Pike (Esox lucius) constitute an important target species in recreational fisheries across their distributional range and belong to the top three target species of anglers in Germany. Anglers and fishers impact on the abundance of target species, usually reducing biomass and leading to size and age truncation through mortality. Additionally, in angling with artificial lures hook avoidance learning and selection may lead to angling-induced timidity effects, where the reactivity of surviving pike to future capture is reduced. In the present study, catch per unit effort as a measure of abundance as revealed by different gear types were compared between three marine protected areas (MPA) and nearby open access areas (OA) in lagoons of the southern Baltic Sea in Germany. Additionally, pike behavior towards lures was examined using the MPA vs. OA contrast as a natural experiment in differential exposure to past fishing pressure. It was hypothesized that fisheries mortality leads to higher abundances and larger sizes of pike inside MPAs and that timidity is present in exploited parts of the population and manifests in differential angling vulnerability of individuals between MPA and OA sites. In support of the first and second hypothesis, it was found that inside MPAs pike were more abundant and the share of large fish was higher relative to OA sites in two areas. Supporting the third hypothesis, pike inside MPAs exhibited increased levels of aggression towards artificial lures. Moreover, it was found that the fish vulnerable to angling in OA sites encompassed the faster growing phenotypes, suggesting the potential for selection. Comparison of relative abundances between MPAs and OAs assessed by angling and non-angling gears could not quantify the absolute effect of timidity on catch rates, either due to a small effect size or because sampling gear biases prevented an unpolluted measure of true relative abundance differences among sites. In light of the collective evidence in this thesis, it is concluded that differences in pike angling catch rates among MPA and OA sites were mainly driven by the abundance-increasing impact of pike protection in MPAs, with angling-induced timidity having second-order effect. The presented evidence shows that pike in the coastal areas of the German Baltic coast exhibit angling-induced timidity and that pike removals reduce abundance and catch rates. The possible angling-selection on faster-growing pike may reduce the growth potential of the evolving stock in the future. Controls on total fisheries mortality, commercial and recreational, is needed to protect pike abundances and high catch rates. Rotating spatial closures may be one underutilized option that might protect both pike and pike catch rates to anglers, but in order to reap the benefits access to temporarily opened sites must also be allowed to anglers and not just fishers.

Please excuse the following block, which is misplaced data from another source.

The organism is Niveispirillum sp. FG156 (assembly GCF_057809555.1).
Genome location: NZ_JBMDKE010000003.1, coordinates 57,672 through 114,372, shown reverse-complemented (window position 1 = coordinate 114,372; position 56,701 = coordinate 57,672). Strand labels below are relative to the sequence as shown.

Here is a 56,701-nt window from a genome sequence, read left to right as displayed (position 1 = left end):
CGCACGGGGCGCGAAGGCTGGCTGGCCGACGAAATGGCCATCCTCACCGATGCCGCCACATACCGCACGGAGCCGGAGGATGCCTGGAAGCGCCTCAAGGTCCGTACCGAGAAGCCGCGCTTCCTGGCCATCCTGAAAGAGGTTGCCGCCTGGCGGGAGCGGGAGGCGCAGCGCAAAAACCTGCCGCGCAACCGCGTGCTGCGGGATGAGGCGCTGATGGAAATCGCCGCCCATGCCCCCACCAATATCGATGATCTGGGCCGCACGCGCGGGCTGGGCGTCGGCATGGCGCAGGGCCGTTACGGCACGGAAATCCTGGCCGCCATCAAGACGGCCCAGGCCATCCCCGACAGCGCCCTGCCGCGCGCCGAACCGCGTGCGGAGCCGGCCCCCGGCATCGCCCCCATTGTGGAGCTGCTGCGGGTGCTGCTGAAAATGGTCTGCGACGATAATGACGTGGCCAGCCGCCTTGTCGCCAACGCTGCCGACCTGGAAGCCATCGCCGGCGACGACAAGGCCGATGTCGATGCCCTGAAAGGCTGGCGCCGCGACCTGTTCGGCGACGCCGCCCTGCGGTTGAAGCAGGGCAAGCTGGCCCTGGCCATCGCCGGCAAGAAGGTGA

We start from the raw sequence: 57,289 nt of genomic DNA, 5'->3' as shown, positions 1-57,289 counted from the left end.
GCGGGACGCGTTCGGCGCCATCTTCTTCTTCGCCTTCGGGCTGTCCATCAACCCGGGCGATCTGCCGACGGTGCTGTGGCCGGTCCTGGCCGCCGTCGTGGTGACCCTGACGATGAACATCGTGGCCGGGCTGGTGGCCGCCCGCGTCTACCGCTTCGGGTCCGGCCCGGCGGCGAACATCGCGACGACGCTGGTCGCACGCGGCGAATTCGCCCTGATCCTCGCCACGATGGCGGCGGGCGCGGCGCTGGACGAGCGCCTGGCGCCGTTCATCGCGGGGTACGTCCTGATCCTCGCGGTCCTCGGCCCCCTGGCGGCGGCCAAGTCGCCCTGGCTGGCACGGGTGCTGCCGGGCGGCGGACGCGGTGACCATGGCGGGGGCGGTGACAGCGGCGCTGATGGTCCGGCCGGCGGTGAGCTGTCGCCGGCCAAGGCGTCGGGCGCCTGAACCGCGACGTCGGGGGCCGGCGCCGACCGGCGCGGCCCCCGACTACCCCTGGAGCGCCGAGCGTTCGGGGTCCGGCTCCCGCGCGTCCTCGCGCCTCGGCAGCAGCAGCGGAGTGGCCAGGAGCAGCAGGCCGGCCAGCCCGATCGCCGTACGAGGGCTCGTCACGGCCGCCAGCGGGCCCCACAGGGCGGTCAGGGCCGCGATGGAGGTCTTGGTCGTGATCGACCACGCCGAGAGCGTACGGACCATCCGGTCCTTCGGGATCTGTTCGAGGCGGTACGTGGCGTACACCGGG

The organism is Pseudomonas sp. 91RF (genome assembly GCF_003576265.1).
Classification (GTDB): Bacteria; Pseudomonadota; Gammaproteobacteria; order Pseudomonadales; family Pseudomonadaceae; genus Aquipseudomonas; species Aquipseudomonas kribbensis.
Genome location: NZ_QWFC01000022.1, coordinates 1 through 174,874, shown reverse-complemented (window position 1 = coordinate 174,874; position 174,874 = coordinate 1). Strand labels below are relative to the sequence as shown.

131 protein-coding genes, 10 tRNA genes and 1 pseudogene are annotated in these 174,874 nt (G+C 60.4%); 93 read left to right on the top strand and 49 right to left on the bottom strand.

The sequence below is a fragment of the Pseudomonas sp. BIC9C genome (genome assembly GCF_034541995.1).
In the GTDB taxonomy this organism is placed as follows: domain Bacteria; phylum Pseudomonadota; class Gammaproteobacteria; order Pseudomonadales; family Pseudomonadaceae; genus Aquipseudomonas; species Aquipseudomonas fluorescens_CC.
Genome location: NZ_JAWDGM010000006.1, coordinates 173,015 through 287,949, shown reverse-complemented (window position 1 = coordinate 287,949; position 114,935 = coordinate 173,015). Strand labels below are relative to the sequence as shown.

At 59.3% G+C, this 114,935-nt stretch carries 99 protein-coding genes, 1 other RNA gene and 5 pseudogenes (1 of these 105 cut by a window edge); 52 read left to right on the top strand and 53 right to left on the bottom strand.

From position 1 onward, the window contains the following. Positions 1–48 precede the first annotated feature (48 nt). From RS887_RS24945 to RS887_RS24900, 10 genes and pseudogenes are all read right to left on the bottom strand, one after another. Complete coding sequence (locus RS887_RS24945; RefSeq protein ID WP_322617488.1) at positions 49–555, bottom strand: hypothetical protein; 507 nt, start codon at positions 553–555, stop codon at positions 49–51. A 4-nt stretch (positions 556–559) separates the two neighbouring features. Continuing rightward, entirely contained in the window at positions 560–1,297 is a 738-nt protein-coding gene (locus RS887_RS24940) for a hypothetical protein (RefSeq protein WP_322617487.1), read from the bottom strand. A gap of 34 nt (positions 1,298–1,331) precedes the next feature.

Examining Evidence for Angling-Induced Timidity in Northern Pike (Esox lucius L.): A Case Study from Lagoons in the Southern Baltic Sea
Project Boddenpike , MSc thesis
Roser, P. 2023. Examining Evidence for Angling-Induced Timidity in Northern Pike (Esox lucius L.): A Case Study from Lagoons in the Southern Baltic Sea. Master-Thesis, Humboldt-Universität zu Berlin, Leibniz-Institut für Gewässerökologie und Binnenfischerei (IGB) Berlin.
Appeared in : Master-Thesis, Humboldt-Universität zu Berlin, Leibniz-Institut für Gewässerökologie und Binnenfischerei (IGB) Berlin